Hip To Be Square

"It's just a picture." I think to myself. But to my 5 year old daughter, baby girl, it is further proof that she is a failure. Her big brown eyes had surveyed the picture in its entirety. "I can't do it! I can never get it right! I'm just no good at making squares!"In her mind, there is an ideal of what perfection looks like. It does not match what she's doing. I assure her that the leaning house that resembles a rhombus instead of a square is fine. Still, it is not close to acceptable in her mind. It is proof that she did not accomplish an art masterpiece.

At times in your life, do you sometimes feel like you have failed miserably? That despite your efforts, you are performing an exercise of futility? All the energy and hard work you put into a task, and the impact is minimal.Whether a small change, or a revolutionary ideal for the world, getting results can be difficult.

Have you heard the phrase "In his/her own little world"? Perhaps the way to successful change in the world, is to change the world of one person. Those people you directly influence, including yourself. Perhaps in changing the world of one person, there is an actually change in the world over all. He or she could be the person who is meant to change the world, He or she needed you to see that it was possible. If my daughter one day becomes a renowned artist, perhaps it was the help I give her in finding the perfect square that helps get her there.

If that is the case, how would we do that?How do we change someone's world, instead of the world as a whole?I could simply say it in one word: inspire. In the fire service, however, we like nifty acronyms.Instead, let HER spell out the steps:


In the movie "Dumb and Dumber", the character Lloyd asks Mary what are the chances of him dating her. After hearing that it's about 1 out of a million, Lloyd pauses, and then says, "So, you’re saying there is a chance!" I don't know that I have that level of optimism. But for change in happen in anything, you have to actually believe that it can happen. For Baby Girl’s journey to art greatness, she needs me to assure her that she can make a square.


Innovative ideals are generally improvements on what already exist. Could it be that you need to go as far as you can, so someone else can go further?It is akin to a relay race in track and field. One person does the best he or she can to give the next person the chance to improve on that. With that in mind, I show baby girl how I draw square. My artistic abilities were not recognized by my grade school teacher. Perhaps Baby Girl can improve on what I did.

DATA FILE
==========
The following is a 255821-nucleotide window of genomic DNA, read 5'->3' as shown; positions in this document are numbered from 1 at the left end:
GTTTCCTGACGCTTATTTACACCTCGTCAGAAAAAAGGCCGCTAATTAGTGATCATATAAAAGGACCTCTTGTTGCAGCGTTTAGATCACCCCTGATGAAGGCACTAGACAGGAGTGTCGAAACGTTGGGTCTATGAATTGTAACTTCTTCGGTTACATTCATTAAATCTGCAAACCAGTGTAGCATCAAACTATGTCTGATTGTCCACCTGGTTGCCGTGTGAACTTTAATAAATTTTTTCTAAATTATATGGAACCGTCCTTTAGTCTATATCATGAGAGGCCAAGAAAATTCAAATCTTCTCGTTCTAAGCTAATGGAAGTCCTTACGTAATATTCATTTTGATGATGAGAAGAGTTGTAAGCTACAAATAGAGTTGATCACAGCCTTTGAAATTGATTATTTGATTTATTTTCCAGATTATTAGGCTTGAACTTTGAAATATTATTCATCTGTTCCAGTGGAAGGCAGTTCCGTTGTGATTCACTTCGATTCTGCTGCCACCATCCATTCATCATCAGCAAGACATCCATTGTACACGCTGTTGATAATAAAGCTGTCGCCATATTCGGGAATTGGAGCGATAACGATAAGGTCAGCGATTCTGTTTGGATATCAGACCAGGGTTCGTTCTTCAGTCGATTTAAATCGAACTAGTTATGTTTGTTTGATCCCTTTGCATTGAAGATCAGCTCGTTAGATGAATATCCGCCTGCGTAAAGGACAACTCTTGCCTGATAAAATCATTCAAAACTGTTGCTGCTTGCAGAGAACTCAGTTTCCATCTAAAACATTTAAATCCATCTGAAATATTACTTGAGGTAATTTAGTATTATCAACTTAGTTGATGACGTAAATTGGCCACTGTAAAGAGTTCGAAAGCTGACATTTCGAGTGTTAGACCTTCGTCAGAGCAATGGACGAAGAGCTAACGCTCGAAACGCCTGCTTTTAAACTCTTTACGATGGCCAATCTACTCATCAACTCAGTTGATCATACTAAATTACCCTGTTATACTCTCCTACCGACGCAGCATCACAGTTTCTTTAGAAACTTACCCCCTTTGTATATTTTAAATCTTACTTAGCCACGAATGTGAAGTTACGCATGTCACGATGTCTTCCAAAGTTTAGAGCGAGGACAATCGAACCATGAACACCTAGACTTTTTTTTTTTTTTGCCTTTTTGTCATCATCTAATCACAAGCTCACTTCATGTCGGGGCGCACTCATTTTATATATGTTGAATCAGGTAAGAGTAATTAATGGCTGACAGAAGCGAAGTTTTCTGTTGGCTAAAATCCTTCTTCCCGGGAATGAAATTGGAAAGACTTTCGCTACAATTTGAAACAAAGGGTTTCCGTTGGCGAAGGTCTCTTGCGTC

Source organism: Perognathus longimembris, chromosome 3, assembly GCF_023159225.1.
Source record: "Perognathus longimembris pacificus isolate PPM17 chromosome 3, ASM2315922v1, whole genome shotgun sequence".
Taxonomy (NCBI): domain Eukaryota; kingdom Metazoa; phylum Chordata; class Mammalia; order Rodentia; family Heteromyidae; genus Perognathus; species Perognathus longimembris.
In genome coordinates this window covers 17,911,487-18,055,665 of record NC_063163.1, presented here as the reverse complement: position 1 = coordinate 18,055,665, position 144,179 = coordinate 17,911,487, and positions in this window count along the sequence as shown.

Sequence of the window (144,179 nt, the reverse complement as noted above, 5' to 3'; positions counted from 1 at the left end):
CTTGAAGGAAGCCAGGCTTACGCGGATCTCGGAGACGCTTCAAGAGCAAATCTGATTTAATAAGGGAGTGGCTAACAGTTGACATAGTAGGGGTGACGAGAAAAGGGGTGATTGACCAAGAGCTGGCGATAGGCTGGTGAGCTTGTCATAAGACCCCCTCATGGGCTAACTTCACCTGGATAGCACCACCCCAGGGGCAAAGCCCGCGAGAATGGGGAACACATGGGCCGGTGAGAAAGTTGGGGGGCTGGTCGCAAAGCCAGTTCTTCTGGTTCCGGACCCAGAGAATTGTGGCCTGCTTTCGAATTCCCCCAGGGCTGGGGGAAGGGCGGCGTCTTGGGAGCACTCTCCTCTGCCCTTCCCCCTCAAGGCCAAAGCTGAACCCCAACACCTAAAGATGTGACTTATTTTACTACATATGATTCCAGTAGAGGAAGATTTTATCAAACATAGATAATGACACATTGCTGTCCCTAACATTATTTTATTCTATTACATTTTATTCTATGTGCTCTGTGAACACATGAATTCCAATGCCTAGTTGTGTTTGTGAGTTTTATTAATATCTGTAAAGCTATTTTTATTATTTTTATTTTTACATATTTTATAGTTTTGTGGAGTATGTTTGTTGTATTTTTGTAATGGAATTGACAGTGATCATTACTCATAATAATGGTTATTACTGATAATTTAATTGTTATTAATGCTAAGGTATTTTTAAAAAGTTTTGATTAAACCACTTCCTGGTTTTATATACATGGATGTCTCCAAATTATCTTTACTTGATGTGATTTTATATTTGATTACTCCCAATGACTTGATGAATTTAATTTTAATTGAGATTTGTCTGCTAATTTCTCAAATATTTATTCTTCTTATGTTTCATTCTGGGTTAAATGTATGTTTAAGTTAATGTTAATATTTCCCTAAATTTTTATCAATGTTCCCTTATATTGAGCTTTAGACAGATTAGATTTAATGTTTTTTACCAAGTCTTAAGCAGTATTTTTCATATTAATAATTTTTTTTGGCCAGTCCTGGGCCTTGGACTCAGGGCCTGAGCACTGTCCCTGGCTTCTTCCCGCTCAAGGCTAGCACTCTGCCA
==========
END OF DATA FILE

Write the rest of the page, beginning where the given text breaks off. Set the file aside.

In my last position in the fire service, I quickly learned that being successful was not about what I know, but where to find what I need to know. Helping individuals to find ways to improve can help them to make meaningful changes. Some people need general theories, others need step-by-step directions. For Baby Girl, we did what makes sense; we watched Sesame Street videos on YouTube about drawing shapes. Know your resources!

I have no idea if Baby Girl will become a high paid artist that changes the art world. I do know that as some point, she will again experience failure. When she does, she can use HER as a way to find Hope, an Example, and Recourses to be successful. The ordinary experience of drawing a circle, may one day lead to extraordinary changes.

 About the Author 

 NICK BASKERVILLE has had the honor of serving in the United States Air Force for 10 years, followed by 4 years in the United States Air Force Reserves. He attained the rank of Technical Sergeant (E-6). Nick also has 16 years of fire service time, with 13 years of that being in a career department in Northern Virginia. Nick has had the opportunity to hold positions in the Company Officer's section of the Virginia Fire Chief's Association (VFCA), The Virginia Fire Officer's Academy (VFOA) staff, and in the International Association of Black Professional Fire Fighters (IABPFF) as a chapter president, a Health and Wellness committee member, and one of the IABPFF representatives to the Fire Service Occupational Cancer Alliance.